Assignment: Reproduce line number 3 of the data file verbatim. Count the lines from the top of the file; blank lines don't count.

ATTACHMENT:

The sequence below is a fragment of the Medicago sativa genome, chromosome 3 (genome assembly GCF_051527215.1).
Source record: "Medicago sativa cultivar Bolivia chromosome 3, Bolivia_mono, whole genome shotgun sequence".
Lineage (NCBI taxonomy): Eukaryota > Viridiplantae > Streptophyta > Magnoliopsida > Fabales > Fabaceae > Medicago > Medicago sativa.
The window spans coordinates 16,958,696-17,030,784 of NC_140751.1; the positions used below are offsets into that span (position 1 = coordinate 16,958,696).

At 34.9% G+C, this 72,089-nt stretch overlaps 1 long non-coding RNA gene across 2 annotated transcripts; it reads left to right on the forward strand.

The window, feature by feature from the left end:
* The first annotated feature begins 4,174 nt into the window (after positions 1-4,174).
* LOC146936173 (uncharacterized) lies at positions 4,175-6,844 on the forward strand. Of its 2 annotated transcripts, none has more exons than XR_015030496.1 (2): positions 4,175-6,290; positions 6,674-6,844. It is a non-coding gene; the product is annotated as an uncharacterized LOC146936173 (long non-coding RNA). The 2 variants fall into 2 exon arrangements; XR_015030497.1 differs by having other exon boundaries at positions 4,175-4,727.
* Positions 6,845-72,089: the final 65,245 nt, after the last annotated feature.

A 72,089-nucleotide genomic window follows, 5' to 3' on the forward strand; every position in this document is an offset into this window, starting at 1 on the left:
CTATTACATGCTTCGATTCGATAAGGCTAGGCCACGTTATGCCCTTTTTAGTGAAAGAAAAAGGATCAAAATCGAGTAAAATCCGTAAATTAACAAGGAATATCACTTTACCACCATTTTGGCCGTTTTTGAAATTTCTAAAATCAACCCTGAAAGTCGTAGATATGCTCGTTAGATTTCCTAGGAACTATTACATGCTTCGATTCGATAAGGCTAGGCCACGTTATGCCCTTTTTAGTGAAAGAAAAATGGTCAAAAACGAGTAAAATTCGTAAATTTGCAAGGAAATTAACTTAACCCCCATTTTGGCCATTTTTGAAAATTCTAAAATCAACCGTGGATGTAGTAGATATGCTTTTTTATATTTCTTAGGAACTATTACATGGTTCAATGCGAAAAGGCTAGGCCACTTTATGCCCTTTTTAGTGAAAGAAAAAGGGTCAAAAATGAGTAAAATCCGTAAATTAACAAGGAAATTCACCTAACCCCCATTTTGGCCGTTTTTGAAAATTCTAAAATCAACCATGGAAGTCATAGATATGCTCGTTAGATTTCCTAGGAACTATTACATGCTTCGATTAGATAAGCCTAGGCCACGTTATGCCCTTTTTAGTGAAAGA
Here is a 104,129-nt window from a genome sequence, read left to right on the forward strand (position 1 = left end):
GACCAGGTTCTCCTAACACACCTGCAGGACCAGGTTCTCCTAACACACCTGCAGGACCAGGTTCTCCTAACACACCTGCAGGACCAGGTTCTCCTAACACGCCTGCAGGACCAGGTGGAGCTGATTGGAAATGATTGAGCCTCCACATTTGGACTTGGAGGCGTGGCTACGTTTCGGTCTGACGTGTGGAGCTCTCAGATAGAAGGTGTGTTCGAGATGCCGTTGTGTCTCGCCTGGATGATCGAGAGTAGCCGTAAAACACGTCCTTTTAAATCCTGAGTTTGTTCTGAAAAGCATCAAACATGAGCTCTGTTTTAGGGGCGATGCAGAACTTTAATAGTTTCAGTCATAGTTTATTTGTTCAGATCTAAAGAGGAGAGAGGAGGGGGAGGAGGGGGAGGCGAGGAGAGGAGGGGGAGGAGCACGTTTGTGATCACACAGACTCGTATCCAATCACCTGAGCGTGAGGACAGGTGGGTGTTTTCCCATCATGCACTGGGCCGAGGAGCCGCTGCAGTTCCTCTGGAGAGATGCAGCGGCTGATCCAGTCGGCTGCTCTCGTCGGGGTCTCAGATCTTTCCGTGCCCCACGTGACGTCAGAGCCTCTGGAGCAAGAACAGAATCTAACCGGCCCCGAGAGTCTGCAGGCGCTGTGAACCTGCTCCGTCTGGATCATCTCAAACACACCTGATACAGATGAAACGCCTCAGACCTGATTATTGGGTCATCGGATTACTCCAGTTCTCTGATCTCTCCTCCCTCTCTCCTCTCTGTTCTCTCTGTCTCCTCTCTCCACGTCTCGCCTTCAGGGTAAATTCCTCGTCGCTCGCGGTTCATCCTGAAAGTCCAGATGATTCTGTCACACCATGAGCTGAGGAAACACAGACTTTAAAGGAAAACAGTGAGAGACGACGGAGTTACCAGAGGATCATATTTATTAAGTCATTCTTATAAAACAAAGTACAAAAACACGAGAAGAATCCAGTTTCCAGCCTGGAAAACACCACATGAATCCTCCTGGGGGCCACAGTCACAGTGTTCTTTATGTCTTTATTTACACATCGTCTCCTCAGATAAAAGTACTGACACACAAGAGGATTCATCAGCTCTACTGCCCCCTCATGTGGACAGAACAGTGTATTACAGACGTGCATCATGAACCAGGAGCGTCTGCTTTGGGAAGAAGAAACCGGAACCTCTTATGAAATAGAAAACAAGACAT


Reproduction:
Lineage (NCBI taxonomy): Eukaryota > Viridiplantae > Streptophyta > Magnoliopsida > Fabales > Fabaceae > Medicago > Medicago sativa.